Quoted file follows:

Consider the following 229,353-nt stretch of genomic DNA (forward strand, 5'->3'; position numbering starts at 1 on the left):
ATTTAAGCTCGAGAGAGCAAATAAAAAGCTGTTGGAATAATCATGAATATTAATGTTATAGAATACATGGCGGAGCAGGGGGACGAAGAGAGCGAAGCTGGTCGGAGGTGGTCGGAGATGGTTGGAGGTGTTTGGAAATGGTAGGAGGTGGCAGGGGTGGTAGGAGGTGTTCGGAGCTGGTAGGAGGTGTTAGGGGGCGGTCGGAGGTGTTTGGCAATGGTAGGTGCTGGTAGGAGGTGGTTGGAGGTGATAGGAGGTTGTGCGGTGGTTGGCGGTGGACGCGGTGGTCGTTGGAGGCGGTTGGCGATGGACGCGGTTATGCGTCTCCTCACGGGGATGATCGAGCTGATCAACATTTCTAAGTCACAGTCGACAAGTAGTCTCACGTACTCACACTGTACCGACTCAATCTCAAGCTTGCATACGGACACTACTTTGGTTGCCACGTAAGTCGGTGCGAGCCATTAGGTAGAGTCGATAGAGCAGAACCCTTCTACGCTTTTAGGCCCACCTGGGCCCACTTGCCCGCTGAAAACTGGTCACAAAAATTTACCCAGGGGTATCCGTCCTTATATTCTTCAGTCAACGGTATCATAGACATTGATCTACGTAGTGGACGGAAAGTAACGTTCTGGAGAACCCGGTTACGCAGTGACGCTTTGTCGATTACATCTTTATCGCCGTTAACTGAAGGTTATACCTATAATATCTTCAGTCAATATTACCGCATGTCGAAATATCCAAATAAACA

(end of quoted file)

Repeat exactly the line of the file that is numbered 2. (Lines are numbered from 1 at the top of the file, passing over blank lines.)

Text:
ATTTAAGCTCGAGAGAGCAAATAAAAAGCTGTTGGAATAATCATGAATATTAATGTTATAGAATACATGGCGGAGCAGGGGGACGAAGAGAGCGAAGCTGGTCGGAGGTGGTCGGAGATGGTTGGAGGTGTTTGGAAATGGTAGGAGGTGGCAGGGGTGGTAGGAGGTGTTCGGAGCTGGTAGGAGGTGTTAGGGGGCGGTCGGAGGTGTTTGGCAATGGTAGGTGCTGGTAGGAGGTGGTTGGAGGTGATAGGAGGTTGTGCGGTGGTTGGCGGTGGACGCGGTGGTCGTTGGAGGCGGTTGGCGATGGACGCGGTTATGCGTCTCCTCACGGGGATGATCGAGCTGATCAACATTTCTAAGTCACAGTCGACAAGTAGTCTCACGTACTCACACTGTACCGACTCAATCTCAAGCTTGCATACGGACACTACTTTGGTTGCCACGTAAGTCGGTGCGAGCCATTAGGTAGAGTCGATAGAGCAGAACCCTTCTACGCTTTTAGGCCCACCTGGGCCCACTTGCCCGCTGAAAACTGGTCACAAAAATTTACCCAGGGGTATCCGTCCTTATATTCTTCAGTCAACGGTATCATAGACATTGATCTACGTAGTGGACGGAAAGTAACGTTCTGGAGAACCCGGTTACGCAGTGACGCTTTGTCGATTACATCTTTATCGCCGTTAACTGAAGGTTATACCTATAATATCTTCAGTCAATATTACCGCATGTCGAAATATCCAAATAAACA